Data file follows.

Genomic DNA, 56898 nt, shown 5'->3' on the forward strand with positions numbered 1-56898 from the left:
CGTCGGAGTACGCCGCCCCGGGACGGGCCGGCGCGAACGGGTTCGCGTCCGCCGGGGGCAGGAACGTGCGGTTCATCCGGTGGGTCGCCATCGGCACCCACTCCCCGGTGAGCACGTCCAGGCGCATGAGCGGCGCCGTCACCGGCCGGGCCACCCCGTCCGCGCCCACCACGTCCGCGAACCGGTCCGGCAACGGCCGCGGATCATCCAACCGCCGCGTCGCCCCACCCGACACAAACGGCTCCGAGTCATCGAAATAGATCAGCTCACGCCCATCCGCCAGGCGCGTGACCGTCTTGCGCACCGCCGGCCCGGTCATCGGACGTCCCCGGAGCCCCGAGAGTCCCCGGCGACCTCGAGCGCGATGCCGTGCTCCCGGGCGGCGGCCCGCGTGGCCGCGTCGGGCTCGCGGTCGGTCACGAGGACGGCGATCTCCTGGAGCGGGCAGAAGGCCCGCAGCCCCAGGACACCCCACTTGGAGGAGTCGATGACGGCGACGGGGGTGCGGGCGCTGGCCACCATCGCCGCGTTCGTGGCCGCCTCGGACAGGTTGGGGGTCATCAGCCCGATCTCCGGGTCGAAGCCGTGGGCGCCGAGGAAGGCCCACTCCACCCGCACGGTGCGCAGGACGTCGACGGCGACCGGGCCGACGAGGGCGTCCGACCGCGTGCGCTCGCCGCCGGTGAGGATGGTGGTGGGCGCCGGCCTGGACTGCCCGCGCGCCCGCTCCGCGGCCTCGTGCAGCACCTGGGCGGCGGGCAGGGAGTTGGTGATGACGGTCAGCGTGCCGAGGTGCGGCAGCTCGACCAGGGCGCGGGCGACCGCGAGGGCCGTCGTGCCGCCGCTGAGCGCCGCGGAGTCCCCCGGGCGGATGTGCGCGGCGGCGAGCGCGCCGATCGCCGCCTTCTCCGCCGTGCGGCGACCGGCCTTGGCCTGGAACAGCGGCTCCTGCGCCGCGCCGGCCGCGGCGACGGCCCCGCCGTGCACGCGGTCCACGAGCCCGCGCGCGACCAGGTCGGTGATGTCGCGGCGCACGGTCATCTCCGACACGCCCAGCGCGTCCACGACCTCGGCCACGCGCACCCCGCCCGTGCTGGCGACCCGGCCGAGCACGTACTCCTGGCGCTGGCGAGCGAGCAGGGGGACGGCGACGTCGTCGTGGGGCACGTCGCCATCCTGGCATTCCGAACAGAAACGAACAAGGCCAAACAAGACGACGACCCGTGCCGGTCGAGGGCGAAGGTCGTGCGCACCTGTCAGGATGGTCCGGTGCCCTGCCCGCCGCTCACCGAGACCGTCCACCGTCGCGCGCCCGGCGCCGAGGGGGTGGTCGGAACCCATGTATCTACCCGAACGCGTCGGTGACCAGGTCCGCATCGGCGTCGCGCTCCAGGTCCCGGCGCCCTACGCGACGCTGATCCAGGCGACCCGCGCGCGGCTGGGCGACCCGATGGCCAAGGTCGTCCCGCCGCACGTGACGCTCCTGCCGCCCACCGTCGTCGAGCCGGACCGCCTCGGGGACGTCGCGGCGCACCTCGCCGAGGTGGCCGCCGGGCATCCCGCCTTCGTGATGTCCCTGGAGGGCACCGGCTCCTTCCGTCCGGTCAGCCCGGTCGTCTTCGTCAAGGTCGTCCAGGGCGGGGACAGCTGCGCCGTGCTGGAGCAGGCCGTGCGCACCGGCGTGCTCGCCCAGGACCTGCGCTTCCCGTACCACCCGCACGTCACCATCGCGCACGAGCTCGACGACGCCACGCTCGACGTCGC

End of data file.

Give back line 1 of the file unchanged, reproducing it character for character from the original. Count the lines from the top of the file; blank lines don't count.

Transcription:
Genomic DNA, 56898 nt, shown 5'->3' on the forward strand with positions numbered 1-56898 from the left: